Article
Invasive populations are often irregularly distributed due to sporadic dispersal events and patchy distribution of suitable habitat, making it difficult to recognize the population boundary and effectively target management. We designed a survey prioritization that addresses these irregularities and tested it on an invasive King Devil Hawkweed (Hie...
Article
Preservation of biodiversity is a central goal of conservation management, yet the conditions that promote persistence may differ for the species in the community. For systems subject to stochastic disturbances such as fire, understanding which management practices promote persistence for all species in a community is complex. Before deciding on th...
Article
Full-text available
Human perception of plant leaf and flower colour can influence species management. Colour and colour contrast may influence the detectability of invasive or rare species during surveys. Quantitative, repeatable measures of plant colour are required for comparison across studies and generalisation across species. We present a standard method for mea...
Data
In-situ photographs of the nine yellow flowering species and models of the two invasive Hieracium species used in the experiment. (TIF)
Data
Photograph of a 1m2 quadrat showing the yellow flowering Craspediaaurantia - C. jamesii complex. (TIF)
Data
Leaves of the five species collected to compare camera reliability. (TIF)
Data
R code to extract CIE 1976 (L*a*b*) values from TIF file. (DOC)
Data
L*, a* and b* histograms of flowers used in the study. The recorded distribution is shown with black circles, and the modelled distribution (Gaussian using mean and sd) is shown as a grey line. (TIF)
Data
L*, a* and b* histograms of leaves used in the study. The recorded distribution is shown with black circles, and the modelled distribution (Gaussian using mean and sd) is shown as a grey line. (TIF)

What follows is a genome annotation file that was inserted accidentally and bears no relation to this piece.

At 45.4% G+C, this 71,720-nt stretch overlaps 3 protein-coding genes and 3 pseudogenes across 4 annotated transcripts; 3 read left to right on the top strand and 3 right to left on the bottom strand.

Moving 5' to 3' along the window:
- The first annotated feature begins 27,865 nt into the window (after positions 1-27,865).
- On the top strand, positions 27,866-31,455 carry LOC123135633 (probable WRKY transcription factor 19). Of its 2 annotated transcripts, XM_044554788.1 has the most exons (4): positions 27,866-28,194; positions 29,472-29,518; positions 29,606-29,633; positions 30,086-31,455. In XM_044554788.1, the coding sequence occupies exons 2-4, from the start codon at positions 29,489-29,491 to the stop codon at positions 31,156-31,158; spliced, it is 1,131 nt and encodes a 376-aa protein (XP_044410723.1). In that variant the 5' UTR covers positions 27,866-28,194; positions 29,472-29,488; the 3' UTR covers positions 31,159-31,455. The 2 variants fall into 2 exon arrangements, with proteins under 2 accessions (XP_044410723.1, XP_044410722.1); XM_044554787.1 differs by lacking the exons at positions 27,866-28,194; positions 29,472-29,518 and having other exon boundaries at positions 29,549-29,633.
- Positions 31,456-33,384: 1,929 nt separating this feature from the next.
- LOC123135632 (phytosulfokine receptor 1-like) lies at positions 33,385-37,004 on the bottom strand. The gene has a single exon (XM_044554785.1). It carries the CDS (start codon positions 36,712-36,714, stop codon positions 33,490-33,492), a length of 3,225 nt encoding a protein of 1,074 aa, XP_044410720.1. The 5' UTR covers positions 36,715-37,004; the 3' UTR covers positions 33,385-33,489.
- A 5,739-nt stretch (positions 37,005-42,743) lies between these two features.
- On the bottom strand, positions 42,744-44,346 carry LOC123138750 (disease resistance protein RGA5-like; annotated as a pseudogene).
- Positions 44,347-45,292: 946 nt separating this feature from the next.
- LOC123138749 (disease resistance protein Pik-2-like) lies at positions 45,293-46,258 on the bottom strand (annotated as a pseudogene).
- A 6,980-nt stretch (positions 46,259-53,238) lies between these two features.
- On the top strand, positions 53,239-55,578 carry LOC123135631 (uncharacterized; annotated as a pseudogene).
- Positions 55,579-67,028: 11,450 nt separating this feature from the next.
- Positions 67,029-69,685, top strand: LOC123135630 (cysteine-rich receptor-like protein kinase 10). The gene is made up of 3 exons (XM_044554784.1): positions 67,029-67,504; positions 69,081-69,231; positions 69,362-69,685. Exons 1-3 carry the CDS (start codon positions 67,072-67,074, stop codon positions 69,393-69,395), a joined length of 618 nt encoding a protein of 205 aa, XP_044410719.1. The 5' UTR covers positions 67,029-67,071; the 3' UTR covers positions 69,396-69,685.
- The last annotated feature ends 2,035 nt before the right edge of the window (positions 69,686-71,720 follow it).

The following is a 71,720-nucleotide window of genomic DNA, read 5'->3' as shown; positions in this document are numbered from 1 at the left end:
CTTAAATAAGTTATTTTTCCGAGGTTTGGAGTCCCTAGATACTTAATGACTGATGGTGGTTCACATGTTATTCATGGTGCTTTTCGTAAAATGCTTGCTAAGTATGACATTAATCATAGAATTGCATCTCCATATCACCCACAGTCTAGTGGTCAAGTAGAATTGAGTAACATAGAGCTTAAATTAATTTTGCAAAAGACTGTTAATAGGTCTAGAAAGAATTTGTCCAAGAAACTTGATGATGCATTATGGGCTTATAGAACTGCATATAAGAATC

Article
Plant and animal survey detection rates are important for ecological surveys, environmental impact assessment, inva-sive species monitoring, and modeling species distributions. Species can be difficult to detect when rare but, in general, how detection probabilities vary with abundance is unknown. We developed a new detectability model based on the...
Article
Full-text available
Two highly invasive hawkweeds, Hieracium aurantiacum and H. praealtum L., have established in the Australian Alps. Our experiments aimed to provide a better understanding of the seed ecology of these species, essential if successful eradication strategies are to be developed. Results indicated that viable seeds are produced in large numbers. Seeds...
Article
1. A key problem facing invasive species management is how best to allocate surveillance and control effort. Models of the establishment and spread of invasive species are widely used to predict species’ occurrence across space and inform resource prioritization. However, the way they should be used to direct control effort is less clear. Managers...